Hello, Happy New Year. It’s me, again. There’re a few things I’ve been wondering about a thousand times. It’s the time of year when the slate feels clean; I want to start marking on it again but without making a mess. Perhaps my watchword for 2016 shall be WISDOM. Other people’s wisdom is like a treasure chest. I keep opening the chest and pulling gems out. Once in a while, I surprisingly pull one out of my own.
On elderly parents: Jeff and I have parents living at four residences. Fortunately, they’re all in Quincy. My friend, Liz, shared this gem: “Just when you think you’ve got them situated, you don’t.” Eldercare, at any stage, is fluid; don’t get comfy and cocky, because it will change. Yep, it will. Another Liz-gem, on personality, “As we age, we become more of what we were.” And finally, “As we age, our world becomes smaller,” which explains why Mom doesn’t desire outings anymore. Heaven knows we’ve tried; dragging her to hair stylist, manicurist, doctors and lunches. She may be frail, but she can dig in her heels like nobody’s business. Honor it. Let them be. CNA Steve’s gem is: “They can’t come to your world, so you’ve got to go to theirs.” If dealing with someone’s dementia, don’t argue, correct them or ask them to remember something (they can’t). Everyone just ends up frustrated. Capiche? There’s just one word for the elderly. I wish Aretha could set it to music: D-I-G-N-I-T-Y. Maybe Adele can.
On children: within the next two weeks, Korey, Nick and Jenna will all start new jobs. It’s hard leaving the previous, but you’ve got to do what you’ve got to do. Dumb as it may sound, it’s on point: “We can only understand life looking backwards, but it can only be lived forwards.” In their young careers, they’re on stepping stones. If you believe in the Big Guy/Girl up there, there’s this patchworky quilty plan in the making. Your kids have to stitch it themselves. Give them their own needles.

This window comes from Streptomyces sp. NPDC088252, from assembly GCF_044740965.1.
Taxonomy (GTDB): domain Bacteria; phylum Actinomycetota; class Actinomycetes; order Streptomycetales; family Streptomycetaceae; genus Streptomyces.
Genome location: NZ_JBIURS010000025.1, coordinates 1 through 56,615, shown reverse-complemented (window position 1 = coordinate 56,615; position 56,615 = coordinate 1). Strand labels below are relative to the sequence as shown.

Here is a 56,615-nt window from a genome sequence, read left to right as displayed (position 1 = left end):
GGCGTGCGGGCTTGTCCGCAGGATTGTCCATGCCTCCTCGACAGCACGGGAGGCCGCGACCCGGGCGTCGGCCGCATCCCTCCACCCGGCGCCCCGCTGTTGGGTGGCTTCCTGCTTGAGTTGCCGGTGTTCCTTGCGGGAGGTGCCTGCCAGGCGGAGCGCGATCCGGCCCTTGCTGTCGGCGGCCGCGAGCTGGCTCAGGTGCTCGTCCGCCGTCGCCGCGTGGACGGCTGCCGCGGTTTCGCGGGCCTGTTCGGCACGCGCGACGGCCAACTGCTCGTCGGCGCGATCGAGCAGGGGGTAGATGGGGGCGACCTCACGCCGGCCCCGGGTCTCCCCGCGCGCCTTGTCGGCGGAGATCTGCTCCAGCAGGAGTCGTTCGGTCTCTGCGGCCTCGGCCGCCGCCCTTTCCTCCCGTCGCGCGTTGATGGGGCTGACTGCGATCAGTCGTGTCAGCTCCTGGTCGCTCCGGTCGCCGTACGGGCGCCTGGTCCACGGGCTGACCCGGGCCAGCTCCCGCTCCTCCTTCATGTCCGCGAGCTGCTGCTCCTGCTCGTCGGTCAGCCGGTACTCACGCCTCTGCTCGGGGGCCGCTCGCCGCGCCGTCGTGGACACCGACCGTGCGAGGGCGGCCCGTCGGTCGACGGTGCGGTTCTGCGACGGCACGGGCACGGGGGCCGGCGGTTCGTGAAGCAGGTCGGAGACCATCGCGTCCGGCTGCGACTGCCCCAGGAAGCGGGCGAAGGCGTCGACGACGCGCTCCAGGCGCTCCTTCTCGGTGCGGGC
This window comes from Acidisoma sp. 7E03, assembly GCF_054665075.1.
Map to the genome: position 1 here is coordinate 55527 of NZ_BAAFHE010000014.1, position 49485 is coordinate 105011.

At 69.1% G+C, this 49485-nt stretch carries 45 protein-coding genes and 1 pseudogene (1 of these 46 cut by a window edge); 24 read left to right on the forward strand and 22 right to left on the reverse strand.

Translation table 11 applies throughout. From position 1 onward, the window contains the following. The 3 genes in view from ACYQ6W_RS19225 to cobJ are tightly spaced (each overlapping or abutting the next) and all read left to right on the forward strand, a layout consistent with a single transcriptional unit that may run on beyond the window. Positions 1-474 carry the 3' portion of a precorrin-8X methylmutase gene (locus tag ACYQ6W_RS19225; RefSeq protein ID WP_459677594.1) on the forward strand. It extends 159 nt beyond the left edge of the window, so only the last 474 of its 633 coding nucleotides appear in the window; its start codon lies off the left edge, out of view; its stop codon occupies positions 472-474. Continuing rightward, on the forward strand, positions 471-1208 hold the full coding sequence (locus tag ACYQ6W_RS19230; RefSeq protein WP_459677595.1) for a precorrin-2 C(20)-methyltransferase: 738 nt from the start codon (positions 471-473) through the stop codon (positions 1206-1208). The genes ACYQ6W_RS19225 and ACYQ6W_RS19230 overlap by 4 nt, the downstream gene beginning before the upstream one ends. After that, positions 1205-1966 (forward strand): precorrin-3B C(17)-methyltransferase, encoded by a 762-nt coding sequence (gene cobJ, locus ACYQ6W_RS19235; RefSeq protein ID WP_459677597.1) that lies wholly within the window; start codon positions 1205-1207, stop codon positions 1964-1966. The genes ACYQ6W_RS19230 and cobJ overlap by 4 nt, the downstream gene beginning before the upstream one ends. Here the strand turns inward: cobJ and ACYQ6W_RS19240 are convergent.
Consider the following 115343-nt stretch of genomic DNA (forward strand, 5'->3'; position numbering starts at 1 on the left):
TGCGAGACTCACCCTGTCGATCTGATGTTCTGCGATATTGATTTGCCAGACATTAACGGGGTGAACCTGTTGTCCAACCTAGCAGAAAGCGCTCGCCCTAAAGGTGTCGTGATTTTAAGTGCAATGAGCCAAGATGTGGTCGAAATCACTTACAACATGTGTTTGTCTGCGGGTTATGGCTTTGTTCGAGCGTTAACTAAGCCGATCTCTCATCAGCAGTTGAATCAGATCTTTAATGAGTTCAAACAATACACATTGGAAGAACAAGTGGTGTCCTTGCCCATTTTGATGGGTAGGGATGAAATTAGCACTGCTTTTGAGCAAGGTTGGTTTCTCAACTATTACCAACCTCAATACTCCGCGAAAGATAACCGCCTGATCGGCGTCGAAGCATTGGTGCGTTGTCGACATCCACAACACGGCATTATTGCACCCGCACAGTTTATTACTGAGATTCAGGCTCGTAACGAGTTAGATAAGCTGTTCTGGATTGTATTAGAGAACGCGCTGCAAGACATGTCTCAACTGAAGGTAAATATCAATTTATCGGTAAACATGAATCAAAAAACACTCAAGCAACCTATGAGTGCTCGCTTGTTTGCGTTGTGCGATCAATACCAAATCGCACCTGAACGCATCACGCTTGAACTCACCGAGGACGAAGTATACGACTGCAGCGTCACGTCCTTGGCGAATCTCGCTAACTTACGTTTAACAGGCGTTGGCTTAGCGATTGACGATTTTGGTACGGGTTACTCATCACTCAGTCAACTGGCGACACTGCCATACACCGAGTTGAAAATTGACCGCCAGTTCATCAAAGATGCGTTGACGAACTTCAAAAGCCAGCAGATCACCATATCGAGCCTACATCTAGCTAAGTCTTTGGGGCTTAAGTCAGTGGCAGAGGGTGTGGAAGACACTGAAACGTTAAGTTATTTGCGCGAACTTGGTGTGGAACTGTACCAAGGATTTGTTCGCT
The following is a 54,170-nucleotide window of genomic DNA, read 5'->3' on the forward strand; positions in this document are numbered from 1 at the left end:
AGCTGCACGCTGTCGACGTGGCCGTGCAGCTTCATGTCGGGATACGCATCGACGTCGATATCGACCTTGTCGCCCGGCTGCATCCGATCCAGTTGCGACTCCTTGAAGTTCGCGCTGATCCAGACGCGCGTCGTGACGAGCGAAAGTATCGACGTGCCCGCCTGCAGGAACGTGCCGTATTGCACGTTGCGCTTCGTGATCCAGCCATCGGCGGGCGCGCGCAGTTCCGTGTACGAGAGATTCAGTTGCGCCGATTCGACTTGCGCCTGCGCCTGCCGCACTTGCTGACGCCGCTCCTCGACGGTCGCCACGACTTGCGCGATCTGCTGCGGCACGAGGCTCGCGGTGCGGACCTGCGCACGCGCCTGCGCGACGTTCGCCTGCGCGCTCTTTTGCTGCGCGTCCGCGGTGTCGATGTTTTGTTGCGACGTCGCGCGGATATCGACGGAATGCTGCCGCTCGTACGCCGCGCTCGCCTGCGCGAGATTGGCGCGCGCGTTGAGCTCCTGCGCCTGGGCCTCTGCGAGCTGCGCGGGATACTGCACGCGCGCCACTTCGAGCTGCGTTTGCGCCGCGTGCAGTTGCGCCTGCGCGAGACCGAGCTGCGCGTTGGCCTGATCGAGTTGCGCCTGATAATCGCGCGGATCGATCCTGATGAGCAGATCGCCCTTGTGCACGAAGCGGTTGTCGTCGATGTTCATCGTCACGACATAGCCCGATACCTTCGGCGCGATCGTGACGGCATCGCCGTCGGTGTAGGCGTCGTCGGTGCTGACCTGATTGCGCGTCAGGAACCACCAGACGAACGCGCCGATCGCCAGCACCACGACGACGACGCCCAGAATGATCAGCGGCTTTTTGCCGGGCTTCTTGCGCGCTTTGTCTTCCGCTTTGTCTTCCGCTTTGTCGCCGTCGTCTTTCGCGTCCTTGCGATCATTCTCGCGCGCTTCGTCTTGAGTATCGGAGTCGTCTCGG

On perspective: On the other side of the pond, Korey’s currently in Israel. For the first week, we’ve experienced frustration that AT&T’s international call plan is defunct. Ferdie, (AT&T India) tried to help. That was futile. (Ferdie? Really? Why do call centers insist on English names?) There was Blake at ATT email, Facebook Robbie(AT&T) and Trent in our local AT&T. Nuttin’ Honey. I chatted with Apple-Mark; aha, might be the phone! It’s wasn’t. We can text or face time on Messenger Call when she has Wi-Fi. I’ve a list of numbers for her group leaders, so I think we’re good.
Then she bought one tiny souvenir for herself. However, when you’re traveling rapidly, pulling wallets and cameras in and out of your bag, things can spill out and her souvenir is kaput. She absolutely HATES things that don’t work (phone) or LOST things (jewelry). Trying to get her back on the gift of the trip, (Google Birthright Israel) I tapped into a couple of my own gems (who knew?):
- When remembering this trip, the last primary memories you’ll want are that your phone didn’t work and a purchase was lost.
- Tzedakah: drawing from Sunday School, maybe the lost jewelry was found by someone who REALLY, REALLY needed it. Think of it as the highest form of charity: given in anonymity. (Wow. Can’t believe I remembered THAT.) Heck, just buy another charm. Or get it on Amazon Prime upon returning home. The bottom line here is a 1-2 punch, as well as the above: one, I’m done farting around with AT&T. I’ll simply cancel the plan/take the refund. And there WILL be a refund. Nobody puts Bobbe and Korey in the corner. Second, protect your perspective. I mean, this kid’s on the trip of a lifetime. Stuff gets in our baggage. And it’s just stuff. Drag it or dump it.
This time of year, I feel full of wonderment, why events happen, when they happen and for what reason. Clearly, each event teaches us a lesson. The last thing two things I’m wondering about now are:
- How does Adele touch my soul with every word?
- I wonder if that guy she’s called a thousand times wishes he’d picked up the phone. Ch-ching!
Happy New Year! May yours be filled with wisdom and wonderment!